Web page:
The Glucksberg and quill controversies : the judiciary's (non)resolution of the assisted suicide debate. The Washington due process litigation -- The New York equal protection litigation -- The final battle? : the Supreme Court does (and does not) decide -- The aftermath of Glucksberg and Quill -- The debate over history. Which history? -- The project -- The ancients -- Early Christian history -- English common law -- Colonial American experience -- The modern consensus on suicide and its assistance -- The euthanasia movement -- Prevailing law today -- Conclusion -- Arguments from fairness and equal protection : if a right to refuse, then a right to assisted suicide? An act /omission distinction? -- A causation-based distinction? -- Toward an intent-based distinction : the insight of the double effect principle -- Some (initial) arguments against double effect : conflating intent and foresight -- Distinguishing suicide, assisted suicide, and euthanasia from the right to refuse : intending versus foreseeing death -- Some (additional) criticisms of double effect as applied to the assisted suicide debate -- Conclusion --
    Casey and Cruzan : do they intimate a right to assisted suicide and euthanasia? The "reasoned judgment" test and its critics -- Casey-based arguments -- Cruzan-based arguments -- Conclusion -- Autonomy theory's implications for the debate over assisted suicide and euthanasia. The autonomy debate -- The neutralist view of autonomy -- The harm principle's competing view -- Perfectionism and autonomy -- The implications of autonomy theory for the assisted suicide and euthanasia debate -- Legalization and the law of unintended consequences : utilitarian arguments for legalization. The Dutch experience : "virtually abuse-free"? -- The Oregon experience : an "all-too conscientious" statutory regime? -- Legalization and other unintended consequences -- Decriminalization as a "costless" enterprise? -- How to "balance" the costs and benefits of legalization? -- Conclusion --
    Two test cases : Posner and Epstein. Posner's utilitarian case for assisted suicide -- Posner's and Epstein's libertarian case for assisted suicide -- An argument against legalization. The Inviolability of human life -- What does it mean to respect human life as a basic good? -- Some objections -- The future of the Oregon experiment? -- Toward a consistent end-of-life ethic : the "right to refuse" care for competent and incompetent patients. The inviolability of life and the "right to refuse" for competent persons -- The "right to refuse" and infant patients -- The "right to refuse" and incompetent adult patients -- Conclusions -- Epilogue -- Appendix A. Certain American statutory laws banning or disapproving of assisted suicide -- Appendix B. Statistical calculations.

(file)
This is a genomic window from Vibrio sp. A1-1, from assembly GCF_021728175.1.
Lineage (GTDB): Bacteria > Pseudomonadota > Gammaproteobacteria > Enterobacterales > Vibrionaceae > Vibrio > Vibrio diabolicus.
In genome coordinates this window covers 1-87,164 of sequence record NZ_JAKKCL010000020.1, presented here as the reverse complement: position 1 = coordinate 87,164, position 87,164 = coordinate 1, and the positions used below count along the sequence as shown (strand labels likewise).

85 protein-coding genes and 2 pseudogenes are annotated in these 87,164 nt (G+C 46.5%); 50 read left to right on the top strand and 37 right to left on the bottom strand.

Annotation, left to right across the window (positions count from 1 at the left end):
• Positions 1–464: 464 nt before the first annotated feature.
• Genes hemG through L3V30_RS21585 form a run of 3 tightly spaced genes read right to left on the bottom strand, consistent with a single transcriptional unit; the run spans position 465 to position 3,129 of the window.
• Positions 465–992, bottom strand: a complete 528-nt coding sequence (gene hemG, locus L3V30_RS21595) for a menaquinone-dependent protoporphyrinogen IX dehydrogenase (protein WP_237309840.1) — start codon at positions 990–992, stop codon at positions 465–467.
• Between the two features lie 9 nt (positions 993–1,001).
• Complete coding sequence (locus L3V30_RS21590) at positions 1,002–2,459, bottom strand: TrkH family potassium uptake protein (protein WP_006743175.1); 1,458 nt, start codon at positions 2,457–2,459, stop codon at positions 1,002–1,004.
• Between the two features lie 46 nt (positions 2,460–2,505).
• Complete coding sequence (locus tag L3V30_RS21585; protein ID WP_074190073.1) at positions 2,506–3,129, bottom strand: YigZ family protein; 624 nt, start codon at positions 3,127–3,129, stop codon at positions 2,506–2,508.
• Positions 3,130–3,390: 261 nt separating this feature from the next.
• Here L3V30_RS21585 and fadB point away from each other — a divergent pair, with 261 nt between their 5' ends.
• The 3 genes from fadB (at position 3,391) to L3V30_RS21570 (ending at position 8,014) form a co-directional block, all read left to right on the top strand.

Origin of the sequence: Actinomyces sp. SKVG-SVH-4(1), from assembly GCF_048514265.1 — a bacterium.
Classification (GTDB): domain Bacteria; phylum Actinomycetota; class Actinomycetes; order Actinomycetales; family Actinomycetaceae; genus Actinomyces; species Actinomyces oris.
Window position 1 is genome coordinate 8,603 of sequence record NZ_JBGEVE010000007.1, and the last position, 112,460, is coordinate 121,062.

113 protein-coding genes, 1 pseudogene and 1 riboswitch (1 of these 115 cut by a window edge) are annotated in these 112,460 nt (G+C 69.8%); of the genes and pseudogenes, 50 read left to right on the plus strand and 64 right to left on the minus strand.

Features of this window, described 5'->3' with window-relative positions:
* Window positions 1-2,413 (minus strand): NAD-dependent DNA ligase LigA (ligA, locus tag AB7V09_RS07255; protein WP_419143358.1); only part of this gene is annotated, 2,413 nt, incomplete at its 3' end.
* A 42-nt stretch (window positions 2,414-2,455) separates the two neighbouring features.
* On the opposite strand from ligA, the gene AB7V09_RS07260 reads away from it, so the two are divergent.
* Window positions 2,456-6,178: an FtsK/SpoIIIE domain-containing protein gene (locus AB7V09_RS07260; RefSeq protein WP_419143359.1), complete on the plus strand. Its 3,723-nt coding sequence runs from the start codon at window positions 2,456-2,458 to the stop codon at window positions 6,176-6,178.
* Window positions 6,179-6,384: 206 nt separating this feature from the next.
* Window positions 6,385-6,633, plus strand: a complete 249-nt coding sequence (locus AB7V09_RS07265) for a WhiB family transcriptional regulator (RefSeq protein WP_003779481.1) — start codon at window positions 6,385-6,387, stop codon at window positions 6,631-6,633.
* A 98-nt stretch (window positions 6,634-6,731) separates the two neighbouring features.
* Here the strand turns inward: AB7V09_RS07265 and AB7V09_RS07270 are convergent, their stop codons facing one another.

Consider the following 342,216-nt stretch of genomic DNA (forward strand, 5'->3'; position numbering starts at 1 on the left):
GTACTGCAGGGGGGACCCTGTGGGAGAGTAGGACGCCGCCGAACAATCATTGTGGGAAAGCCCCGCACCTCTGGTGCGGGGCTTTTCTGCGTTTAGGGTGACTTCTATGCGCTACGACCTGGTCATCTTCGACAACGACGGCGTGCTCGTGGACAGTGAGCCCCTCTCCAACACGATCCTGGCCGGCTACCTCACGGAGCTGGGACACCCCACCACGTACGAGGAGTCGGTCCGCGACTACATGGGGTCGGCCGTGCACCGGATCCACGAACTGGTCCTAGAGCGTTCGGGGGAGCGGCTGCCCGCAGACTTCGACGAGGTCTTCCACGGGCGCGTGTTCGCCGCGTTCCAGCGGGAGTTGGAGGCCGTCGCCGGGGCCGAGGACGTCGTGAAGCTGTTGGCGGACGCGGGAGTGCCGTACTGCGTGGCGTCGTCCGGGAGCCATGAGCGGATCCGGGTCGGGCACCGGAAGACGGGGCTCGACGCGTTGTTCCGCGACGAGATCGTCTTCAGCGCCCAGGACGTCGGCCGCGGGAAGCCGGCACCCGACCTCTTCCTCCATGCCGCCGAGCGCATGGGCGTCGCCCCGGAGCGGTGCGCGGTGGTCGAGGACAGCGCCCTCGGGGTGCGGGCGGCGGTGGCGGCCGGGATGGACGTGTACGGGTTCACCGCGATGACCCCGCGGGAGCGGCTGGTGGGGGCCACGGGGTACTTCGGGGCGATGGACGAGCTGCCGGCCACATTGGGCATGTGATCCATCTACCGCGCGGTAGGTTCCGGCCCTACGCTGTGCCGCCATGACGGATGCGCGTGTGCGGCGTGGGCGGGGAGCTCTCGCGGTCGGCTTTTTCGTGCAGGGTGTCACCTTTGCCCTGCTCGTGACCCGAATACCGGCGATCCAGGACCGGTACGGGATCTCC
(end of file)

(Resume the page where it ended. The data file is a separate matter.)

• Local Note: acq2007eth
  • Publication Date: c2006
  • Publisher: Princeton, N.J. : Princeton University Press
  • Format: ix, 311 p. : ill ; 24 cm.
  • Identifier: ISBN 0691124582 (cloth : alk. paper);ISBN 9780691124582 (cloth : alk. paper)
  • Subjects: Assisted suicide -- Moral and ethical aspects -- United States; Assisted suicide -- Law and legislation -- United States; Euthanasia -- Moral and ethical aspects -- United States; Euthanasia -- Law and legislation -- United States; Suicide, Assisted -- ethics -- United States; Euthanasia -- ethics -- United States; Euthanasia -- legislation & jurisprudence -- United States; Suicide, Assisted -- legislation & jurisprudence -- United States; Euthanasia; Right to Die; Euthanasia, Active; Euthanasia, Active, Voluntary; Right to Die; Suicide, Assisted; Bioethical Issues; Homicide; Medical ethics; Assisted suicide; Right to die; Suicide; Euthanasia
  • Language: English
  • Source: 01DAL UDM ALMA